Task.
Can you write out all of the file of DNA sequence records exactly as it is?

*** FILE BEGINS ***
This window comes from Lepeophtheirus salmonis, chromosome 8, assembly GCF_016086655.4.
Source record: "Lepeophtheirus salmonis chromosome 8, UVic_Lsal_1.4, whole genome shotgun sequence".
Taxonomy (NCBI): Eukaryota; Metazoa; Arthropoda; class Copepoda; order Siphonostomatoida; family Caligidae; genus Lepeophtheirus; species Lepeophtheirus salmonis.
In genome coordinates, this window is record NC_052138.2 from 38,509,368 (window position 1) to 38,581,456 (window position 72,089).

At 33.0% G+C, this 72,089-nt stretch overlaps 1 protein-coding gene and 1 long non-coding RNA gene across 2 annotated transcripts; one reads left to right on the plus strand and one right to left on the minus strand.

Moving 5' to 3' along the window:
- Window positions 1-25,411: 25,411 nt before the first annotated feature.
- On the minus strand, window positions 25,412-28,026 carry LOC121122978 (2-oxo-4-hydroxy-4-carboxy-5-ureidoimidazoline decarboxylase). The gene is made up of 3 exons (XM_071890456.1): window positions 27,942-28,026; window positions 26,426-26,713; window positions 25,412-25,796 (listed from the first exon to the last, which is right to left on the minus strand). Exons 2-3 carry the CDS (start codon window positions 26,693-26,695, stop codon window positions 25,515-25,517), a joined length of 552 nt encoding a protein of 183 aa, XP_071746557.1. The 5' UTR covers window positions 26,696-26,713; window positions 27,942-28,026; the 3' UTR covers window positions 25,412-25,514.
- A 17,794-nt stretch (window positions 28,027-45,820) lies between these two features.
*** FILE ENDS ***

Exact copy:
This window comes from Lepeophtheirus salmonis, chromosome 8, assembly GCF_016086655.4.
Source record: "Lepeophtheirus salmonis chromosome 8, UVic_Lsal_1.4, whole genome shotgun sequence".
Taxonomy (NCBI): Eukaryota; Metazoa; Arthropoda; class Copepoda; order Siphonostomatoida; family Caligidae; genus Lepeophtheirus; species Lepeophtheirus salmonis.
In genome coordinates, this window is record NC_052138.2 from 38,509,368 (window position 1) to 38,581,456 (window position 72,089).

At 33.0% G+C, this 72,089-nt stretch overlaps 1 protein-coding gene and 1 long non-coding RNA gene across 2 annotated transcripts; one reads left to right on the plus strand and one right to left on the minus strand.

Moving 5' to 3' along the window:
- Window positions 1-25,411: 25,411 nt before the first annotated feature.
- On the minus strand, window positions 25,412-28,026 carry LOC121122978 (2-oxo-4-hydroxy-4-carboxy-5-ureidoimidazoline decarboxylase). The gene is made up of 3 exons (XM_071890456.1): window positions 27,942-28,026; window positions 26,426-26,713; window positions 25,412-25,796 (listed from the first exon to the last, which is right to left on the minus strand). Exons 2-3 carry the CDS (start codon window positions 26,693-26,695, stop codon window positions 25,515-25,517), a joined length of 552 nt encoding a protein of 183 aa, XP_071746557.1. The 5' UTR covers window positions 26,696-26,713; window positions 27,942-28,026; the 3' UTR covers window positions 25,412-25,514.
- A 17,794-nt stretch (window positions 28,027-45,820) lies between these two features.